Migrant deaths keep Tucson morgue full

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by Jared Dillingham

Bio | Email | Follow: @JaredDillingham

azfamily.com

Posted on September 23, 2013 at 9:57 PM

Updated Tuesday, Oct 1 at 9:37 AM

TUCSON, Ariz. --  More agents are patrolling the US-Mexico border than ever before, but 2013 is on track to be one of the deadliest years on record for migrants.

As of mid-September, 146 sets of remains have been brought to the Pima County Medical Examiner's Office in Tucson. All border counties contract with Pima to investigate border-related deaths.

Most of the bodies are found in rural areas by hikers, ranchers or Border Patrol agents. They all end up in the cooler at the Pima County Morgue.

Medical Examiner Dr. Gregory Hess allowed 3TV cameras inside to document their unique problem.

The shelves of the morgue are full, mostly of unidentified migrants. The body bags are labeled "John Doe" or "Jane Doe," and some have been in the cooler since 2012.

"Identification is really the difficult part," Hess says.

The staff at the PCME's office investigates the migrants' remains in the same way they investigate those of US citizens.

"We live in a modern, civilized society, and treat all deaths the same. Plus, when you find remains, you don't know if they're from Mexico or the United States," Hess said.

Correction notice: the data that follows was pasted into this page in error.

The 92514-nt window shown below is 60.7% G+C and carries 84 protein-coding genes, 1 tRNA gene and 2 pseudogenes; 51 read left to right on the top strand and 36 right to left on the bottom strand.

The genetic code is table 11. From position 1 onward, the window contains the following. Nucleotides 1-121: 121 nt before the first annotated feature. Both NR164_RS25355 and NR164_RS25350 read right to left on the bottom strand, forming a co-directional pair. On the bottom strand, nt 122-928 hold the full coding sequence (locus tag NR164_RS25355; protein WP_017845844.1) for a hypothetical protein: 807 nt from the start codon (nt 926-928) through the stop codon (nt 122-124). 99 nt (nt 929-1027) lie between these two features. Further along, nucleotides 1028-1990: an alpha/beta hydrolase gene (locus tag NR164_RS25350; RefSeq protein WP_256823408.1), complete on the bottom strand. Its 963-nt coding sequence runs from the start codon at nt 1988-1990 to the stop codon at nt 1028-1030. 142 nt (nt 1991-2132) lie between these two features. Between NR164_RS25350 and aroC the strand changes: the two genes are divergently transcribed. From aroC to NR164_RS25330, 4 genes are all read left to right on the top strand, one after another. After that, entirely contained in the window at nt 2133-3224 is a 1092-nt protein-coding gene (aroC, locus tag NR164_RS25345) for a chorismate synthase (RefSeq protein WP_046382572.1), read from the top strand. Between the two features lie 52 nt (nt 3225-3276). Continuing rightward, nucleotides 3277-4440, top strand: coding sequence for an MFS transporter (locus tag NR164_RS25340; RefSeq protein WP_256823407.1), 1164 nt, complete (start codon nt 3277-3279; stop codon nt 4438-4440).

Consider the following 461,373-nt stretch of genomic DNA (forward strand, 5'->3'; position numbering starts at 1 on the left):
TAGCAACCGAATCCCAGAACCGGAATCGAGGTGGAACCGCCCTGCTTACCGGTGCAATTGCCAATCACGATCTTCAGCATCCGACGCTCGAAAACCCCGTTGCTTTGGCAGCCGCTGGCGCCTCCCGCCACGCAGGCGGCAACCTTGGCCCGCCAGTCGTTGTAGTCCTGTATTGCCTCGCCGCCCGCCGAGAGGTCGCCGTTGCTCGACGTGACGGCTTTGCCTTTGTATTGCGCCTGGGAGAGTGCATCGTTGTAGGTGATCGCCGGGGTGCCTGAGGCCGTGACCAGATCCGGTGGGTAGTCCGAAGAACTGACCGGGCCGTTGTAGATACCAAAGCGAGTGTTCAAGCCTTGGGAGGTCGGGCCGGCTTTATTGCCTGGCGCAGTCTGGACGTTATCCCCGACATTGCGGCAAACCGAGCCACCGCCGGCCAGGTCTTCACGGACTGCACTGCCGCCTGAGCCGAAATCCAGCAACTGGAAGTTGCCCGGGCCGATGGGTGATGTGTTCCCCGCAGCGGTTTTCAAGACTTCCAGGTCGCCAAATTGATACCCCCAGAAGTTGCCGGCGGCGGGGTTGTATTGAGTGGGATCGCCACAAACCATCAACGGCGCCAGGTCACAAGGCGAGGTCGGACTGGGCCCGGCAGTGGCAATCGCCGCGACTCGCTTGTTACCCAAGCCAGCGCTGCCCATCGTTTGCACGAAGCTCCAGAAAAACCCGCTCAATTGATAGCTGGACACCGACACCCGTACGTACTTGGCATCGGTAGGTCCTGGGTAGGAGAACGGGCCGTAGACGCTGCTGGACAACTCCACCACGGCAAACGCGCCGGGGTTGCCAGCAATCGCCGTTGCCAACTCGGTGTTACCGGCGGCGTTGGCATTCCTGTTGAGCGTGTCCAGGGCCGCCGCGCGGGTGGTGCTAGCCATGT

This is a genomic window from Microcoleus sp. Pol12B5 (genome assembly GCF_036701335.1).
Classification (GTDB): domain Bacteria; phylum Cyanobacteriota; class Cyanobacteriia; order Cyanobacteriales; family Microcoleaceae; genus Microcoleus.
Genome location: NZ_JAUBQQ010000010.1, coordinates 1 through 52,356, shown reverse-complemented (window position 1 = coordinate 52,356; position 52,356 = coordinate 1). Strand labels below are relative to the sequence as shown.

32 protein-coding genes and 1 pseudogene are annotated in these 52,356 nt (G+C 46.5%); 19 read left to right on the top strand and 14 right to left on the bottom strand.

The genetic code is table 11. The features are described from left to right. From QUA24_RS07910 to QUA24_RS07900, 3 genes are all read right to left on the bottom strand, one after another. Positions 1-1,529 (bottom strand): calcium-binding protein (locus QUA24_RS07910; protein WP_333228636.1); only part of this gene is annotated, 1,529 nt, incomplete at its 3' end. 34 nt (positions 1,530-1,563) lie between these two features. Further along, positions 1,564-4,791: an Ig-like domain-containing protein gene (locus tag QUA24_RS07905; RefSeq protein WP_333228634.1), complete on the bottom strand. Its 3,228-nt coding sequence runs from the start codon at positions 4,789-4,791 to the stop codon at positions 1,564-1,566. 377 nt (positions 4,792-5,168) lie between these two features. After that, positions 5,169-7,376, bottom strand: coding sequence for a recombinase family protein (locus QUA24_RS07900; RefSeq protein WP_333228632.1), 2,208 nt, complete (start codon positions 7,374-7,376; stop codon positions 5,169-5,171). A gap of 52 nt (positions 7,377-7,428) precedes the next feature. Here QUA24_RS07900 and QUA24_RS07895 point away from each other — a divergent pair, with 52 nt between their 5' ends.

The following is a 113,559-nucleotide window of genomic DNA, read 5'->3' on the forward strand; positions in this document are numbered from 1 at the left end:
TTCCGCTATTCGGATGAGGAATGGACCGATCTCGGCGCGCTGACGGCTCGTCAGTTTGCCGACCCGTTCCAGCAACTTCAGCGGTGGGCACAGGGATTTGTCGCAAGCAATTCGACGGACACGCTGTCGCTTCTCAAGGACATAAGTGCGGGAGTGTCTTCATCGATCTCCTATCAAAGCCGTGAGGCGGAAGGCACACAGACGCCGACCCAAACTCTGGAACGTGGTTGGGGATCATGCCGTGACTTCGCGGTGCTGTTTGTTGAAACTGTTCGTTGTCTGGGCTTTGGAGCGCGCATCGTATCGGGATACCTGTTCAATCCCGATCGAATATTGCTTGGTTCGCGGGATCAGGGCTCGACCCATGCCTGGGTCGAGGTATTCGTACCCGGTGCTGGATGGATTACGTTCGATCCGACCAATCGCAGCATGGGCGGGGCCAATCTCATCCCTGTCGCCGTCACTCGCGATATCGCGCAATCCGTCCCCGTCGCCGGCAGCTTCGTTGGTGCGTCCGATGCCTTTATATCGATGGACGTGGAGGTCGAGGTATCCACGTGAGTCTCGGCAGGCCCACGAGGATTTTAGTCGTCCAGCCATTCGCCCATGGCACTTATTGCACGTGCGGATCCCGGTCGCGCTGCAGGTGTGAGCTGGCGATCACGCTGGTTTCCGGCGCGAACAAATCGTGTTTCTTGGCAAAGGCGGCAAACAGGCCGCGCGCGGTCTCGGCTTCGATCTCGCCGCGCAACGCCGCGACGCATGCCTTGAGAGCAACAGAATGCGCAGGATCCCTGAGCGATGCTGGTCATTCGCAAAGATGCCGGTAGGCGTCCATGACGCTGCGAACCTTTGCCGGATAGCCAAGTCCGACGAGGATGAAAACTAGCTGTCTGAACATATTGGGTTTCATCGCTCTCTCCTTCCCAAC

They search cell phones, toiletries, and wallets found with the remains, looking for clues, and manage to successfully identify most of the bodies.

Hess compares the high rate of migrant deaths in Arizona to dealing with an ongoing mass casualty event, like a plane crash.

"But [with a plane crash] you have a manifest to start with. You know who's supposed to be on a plane," he says. In August, the PCME's office turned on an overflow cooler adjacent to their building, in anticipation of more bodies in the final hot summer weeks. It will remain on through September.

The office has 800 cold case files, which date back a decade and are still solved from time to time, Hess says. If bodies cannot be identified, they are eventually cremated and buried in a county plot at a cemetery.

The medical examiner's office applies for federal grants to offset the costs of their work.

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